In the township, the population was spread out with 20.1% under the age of 18, 17.8% from 18 to 24, 28.3% from 25 to 44, 24.1% from 45 to 64, and 9.7% who were 65 years of age or older. The median age was 33.0 years. For every 100 females there were 99.2 males. For every 100 females ages 18 and old there were 96.8 males.

The Census Bureau's 2006-2010 American Community Survey showed that (in 2010 inflation-adjusted dollars) median household income was $88,428 (with a margin of error of +/- $3,958) and the median family income was $95,483 (+/- $3,327). Males had a median income of $57,308 (+/- $4,335) versus $48,606 (+/- $1,863) for females. The per capita income for the borough was $31,254 (+/- $1,335). About 2.5% of families and 4.3% of the population were below the poverty line, including 3.9% of those under age 18 and 4.5% of those age 65 or over.

Census 2000

As of the 2000 United States Census there were 50,482 people, 16,500 households, and 12,325 families residing in the township. The population density was 2,688.6 people per square mile (1,037.9/km2). There were 16,946 housing units at an average density of 902.5 per square mile (348.4/km2). The racial makeup of the township was 48.81% White, 20.31% African American, 0.21% Native American, 24.80% Asian, 0.03% Pacific Islander, 3.08% from other races, and 2.77% from two or more races. Hispanic or Latino of any race were 7.93% of the population.

As of the 2000 Census, 12.49% of Piscataway's residents identified themselves as being of Indian American ancestry, which was the fourth highest of any municipality in the United States and the third highest in New Jersey—behind Edison (17.75%) and Plainsboro Township (16.97%)—of all places with 1,000 or more residents identifying their ancestry.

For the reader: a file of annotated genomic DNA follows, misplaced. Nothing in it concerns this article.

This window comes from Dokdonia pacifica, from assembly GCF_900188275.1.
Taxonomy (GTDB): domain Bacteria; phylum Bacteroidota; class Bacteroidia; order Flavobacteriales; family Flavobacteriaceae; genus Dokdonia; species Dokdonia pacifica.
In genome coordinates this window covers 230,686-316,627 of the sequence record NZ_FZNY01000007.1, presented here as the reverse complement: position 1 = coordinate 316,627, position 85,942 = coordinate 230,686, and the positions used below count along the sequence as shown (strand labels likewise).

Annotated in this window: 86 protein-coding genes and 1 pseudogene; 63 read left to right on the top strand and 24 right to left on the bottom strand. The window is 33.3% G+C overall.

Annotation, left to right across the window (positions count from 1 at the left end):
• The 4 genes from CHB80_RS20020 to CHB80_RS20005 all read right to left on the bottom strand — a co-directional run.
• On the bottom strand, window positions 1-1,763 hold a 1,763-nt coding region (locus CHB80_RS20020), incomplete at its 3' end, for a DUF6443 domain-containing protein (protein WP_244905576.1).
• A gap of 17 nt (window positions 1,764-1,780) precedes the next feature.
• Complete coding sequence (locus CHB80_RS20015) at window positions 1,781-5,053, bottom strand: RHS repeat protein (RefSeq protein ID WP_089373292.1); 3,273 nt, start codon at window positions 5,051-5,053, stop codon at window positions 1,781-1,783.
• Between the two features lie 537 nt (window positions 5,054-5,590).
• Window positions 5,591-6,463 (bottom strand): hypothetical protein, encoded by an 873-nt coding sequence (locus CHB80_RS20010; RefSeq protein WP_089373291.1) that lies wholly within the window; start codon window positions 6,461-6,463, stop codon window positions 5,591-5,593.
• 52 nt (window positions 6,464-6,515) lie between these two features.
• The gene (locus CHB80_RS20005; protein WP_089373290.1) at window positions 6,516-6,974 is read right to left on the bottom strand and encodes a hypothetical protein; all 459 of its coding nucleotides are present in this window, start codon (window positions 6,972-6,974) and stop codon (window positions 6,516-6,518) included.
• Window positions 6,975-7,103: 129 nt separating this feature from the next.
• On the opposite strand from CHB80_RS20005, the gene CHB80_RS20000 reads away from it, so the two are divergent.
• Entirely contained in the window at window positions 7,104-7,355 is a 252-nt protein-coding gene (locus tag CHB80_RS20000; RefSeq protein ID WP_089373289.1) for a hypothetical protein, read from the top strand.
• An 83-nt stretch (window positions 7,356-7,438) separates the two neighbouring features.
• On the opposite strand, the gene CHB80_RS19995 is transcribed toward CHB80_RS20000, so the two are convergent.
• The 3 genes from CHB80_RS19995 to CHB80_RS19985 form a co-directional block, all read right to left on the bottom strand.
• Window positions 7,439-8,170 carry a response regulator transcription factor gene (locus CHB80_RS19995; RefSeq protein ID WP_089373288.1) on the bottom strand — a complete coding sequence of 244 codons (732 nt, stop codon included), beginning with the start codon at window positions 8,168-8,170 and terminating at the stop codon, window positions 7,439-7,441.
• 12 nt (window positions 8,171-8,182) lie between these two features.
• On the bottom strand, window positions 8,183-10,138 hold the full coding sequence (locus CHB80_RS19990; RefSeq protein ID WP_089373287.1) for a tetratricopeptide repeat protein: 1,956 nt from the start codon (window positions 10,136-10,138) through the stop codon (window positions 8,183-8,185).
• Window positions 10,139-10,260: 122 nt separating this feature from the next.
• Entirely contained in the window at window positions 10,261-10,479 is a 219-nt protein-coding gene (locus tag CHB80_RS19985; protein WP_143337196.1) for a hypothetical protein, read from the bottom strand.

There were 16,500 households, out of which 34.6% had children under the age of 18 living with them, 60.6% were married couples living together, 10.4% had a female householder with no husband present, and 25.3% were non-families. 19.5% of all households were made up of individuals, and 5.4% had someone living alone who was 65 years of age or older. The average household size was 2.84 and the average family size was 3.29.

In the township, the population was spread out, with 21.9% under the age of 18, 14.1% from 18 to 24, 33.3% from 25 to 44, 22.1% from 45 to 64, and 8.7% who were 65 years of age or older. The median age was 33 years. For every 100 females, there were 97.9 males. For every 100 females age 18 and over, there were 95.2 males.

The median income for a household in the township was $68,721, and the median income for a family was $75,218. Males had a median income of $47,188 versus $36,271 for females. The per capita income for the township was $26,321. About 2.7% of families and 3.8% of the population were below the poverty line, including 3.3% of those under age 18 and 4.3% of those age 65 or over.


Roads and highways

As of May 2010, the township had a total of 206.70 miles (332.65 km) of roadways, of which 181.68 miles (292.39 km) were maintained by the municipality, 18.94 miles (30.48 km) by Middlesex County and 6.08 miles (9.78 km) by the New Jersey Department of Transportation.

Piscataway is served by a number of roads. County roads include CR 501 (along the border with South Plainfield), CR 514 and CR 529. Route 18 currently ends at Hoes Lane, with plans to extend to Interstate 287. Interstate 287 passes through the center of the township for about 4 miles.

Other limited access roads that are accessible include the New Jersey Turnpike (Interstate 95) in East Brunswick Township (Exit 9) and neighboring Edison Township (Exit 10).

Public transportation

NJ Transit provides bus service to and from the Port Authority Bus Terminal in Midtown Manhattan on the 114 route, to Newark on the 65 and 66 routes, local service on the 819 line and additional service on the 980 route. Train service is not available in Piscataway, but service is available on the Raritan Valley Line at the Dunellen station and on the Northeast Corridor at the Edison station.

As of 2016 Taiwanese airline EVA Air, provides a private bus service to and from John F. Kennedy International Airport in New York City for customers based in New Jersey. This service stops in Piscataway.

Points of interest

  • WVPH is the community radio station of Piscataway High School and Rutgers University.